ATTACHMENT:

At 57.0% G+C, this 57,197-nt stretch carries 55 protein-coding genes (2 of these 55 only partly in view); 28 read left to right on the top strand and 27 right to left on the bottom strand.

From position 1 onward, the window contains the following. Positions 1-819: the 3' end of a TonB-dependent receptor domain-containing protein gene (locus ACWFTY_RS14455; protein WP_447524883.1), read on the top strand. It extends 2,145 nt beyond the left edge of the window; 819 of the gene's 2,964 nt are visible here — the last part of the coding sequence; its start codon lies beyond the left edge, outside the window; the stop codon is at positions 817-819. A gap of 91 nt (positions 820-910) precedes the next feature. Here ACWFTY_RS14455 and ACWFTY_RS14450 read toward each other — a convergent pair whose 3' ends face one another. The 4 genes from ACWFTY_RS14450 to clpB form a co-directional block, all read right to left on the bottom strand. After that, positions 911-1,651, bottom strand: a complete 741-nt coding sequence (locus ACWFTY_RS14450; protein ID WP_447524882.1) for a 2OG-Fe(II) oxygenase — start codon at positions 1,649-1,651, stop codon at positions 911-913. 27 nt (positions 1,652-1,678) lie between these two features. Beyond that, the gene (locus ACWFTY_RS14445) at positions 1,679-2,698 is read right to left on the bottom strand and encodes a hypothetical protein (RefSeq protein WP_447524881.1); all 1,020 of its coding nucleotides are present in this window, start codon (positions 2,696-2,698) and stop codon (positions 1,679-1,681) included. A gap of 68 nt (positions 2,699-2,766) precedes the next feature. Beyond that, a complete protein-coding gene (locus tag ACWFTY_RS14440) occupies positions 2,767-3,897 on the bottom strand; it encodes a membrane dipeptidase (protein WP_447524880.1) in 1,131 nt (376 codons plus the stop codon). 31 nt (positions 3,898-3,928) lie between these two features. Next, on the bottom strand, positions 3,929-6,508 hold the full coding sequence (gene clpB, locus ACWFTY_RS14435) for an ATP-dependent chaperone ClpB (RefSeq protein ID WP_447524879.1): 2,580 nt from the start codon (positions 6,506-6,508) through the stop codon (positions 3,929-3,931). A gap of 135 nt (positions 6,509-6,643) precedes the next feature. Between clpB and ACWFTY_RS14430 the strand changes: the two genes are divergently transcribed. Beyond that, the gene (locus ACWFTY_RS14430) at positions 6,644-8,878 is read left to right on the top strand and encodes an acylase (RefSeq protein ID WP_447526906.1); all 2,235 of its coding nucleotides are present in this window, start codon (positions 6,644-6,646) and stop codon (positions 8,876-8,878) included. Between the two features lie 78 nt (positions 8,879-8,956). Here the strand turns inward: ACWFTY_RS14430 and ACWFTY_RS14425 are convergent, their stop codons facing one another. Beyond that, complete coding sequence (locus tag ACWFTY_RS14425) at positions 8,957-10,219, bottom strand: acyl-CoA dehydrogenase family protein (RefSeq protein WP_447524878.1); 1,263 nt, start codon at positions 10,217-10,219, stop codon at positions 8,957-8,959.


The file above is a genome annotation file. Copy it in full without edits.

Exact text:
At 57.0% G+C, this 57,197-nt stretch carries 55 protein-coding genes (2 of these 55 only partly in view); 28 read left to right on the top strand and 27 right to left on the bottom strand.

From position 1 onward, the window contains the following. Positions 1-819: the 3' end of a TonB-dependent receptor domain-containing protein gene (locus ACWFTY_RS14455; protein WP_447524883.1), read on the top strand. It extends 2,145 nt beyond the left edge of the window; 819 of the gene's 2,964 nt are visible here — the last part of the coding sequence; its start codon lies beyond the left edge, outside the window; the stop codon is at positions 817-819. A gap of 91 nt (positions 820-910) precedes the next feature. Here ACWFTY_RS14455 and ACWFTY_RS14450 read toward each other — a convergent pair whose 3' ends face one another. The 4 genes from ACWFTY_RS14450 to clpB form a co-directional block, all read right to left on the bottom strand. After that, positions 911-1,651, bottom strand: a complete 741-nt coding sequence (locus ACWFTY_RS14450; protein ID WP_447524882.1) for a 2OG-Fe(II) oxygenase — start codon at positions 1,649-1,651, stop codon at positions 911-913. 27 nt (positions 1,652-1,678) lie between these two features. Beyond that, the gene (locus ACWFTY_RS14445) at positions 1,679-2,698 is read right to left on the bottom strand and encodes a hypothetical protein (RefSeq protein WP_447524881.1); all 1,020 of its coding nucleotides are present in this window, start codon (positions 2,696-2,698) and stop codon (positions 1,679-1,681) included. A gap of 68 nt (positions 2,699-2,766) precedes the next feature. Beyond that, a complete protein-coding gene (locus tag ACWFTY_RS14440) occupies positions 2,767-3,897 on the bottom strand; it encodes a membrane dipeptidase (protein WP_447524880.1) in 1,131 nt (376 codons plus the stop codon). 31 nt (positions 3,898-3,928) lie between these two features. Next, on the bottom strand, positions 3,929-6,508 hold the full coding sequence (gene clpB, locus ACWFTY_RS14435) for an ATP-dependent chaperone ClpB (RefSeq protein ID WP_447524879.1): 2,580 nt from the start codon (positions 6,506-6,508) through the stop codon (positions 3,929-3,931). A gap of 135 nt (positions 6,509-6,643) precedes the next feature. Between clpB and ACWFTY_RS14430 the strand changes: the two genes are divergently transcribed. Beyond that, the gene (locus ACWFTY_RS14430) at positions 6,644-8,878 is read left to right on the top strand and encodes an acylase (RefSeq protein ID WP_447526906.1); all 2,235 of its coding nucleotides are present in this window, start codon (positions 6,644-6,646) and stop codon (positions 8,876-8,878) included. Between the two features lie 78 nt (positions 8,879-8,956). Here the strand turns inward: ACWFTY_RS14430 and ACWFTY_RS14425 are convergent, their stop codons facing one another. Beyond that, complete coding sequence (locus tag ACWFTY_RS14425) at positions 8,957-10,219, bottom strand: acyl-CoA dehydrogenase family protein (RefSeq protein WP_447524878.1); 1,263 nt, start codon at positions 10,217-10,219, stop codon at positions 8,957-8,959.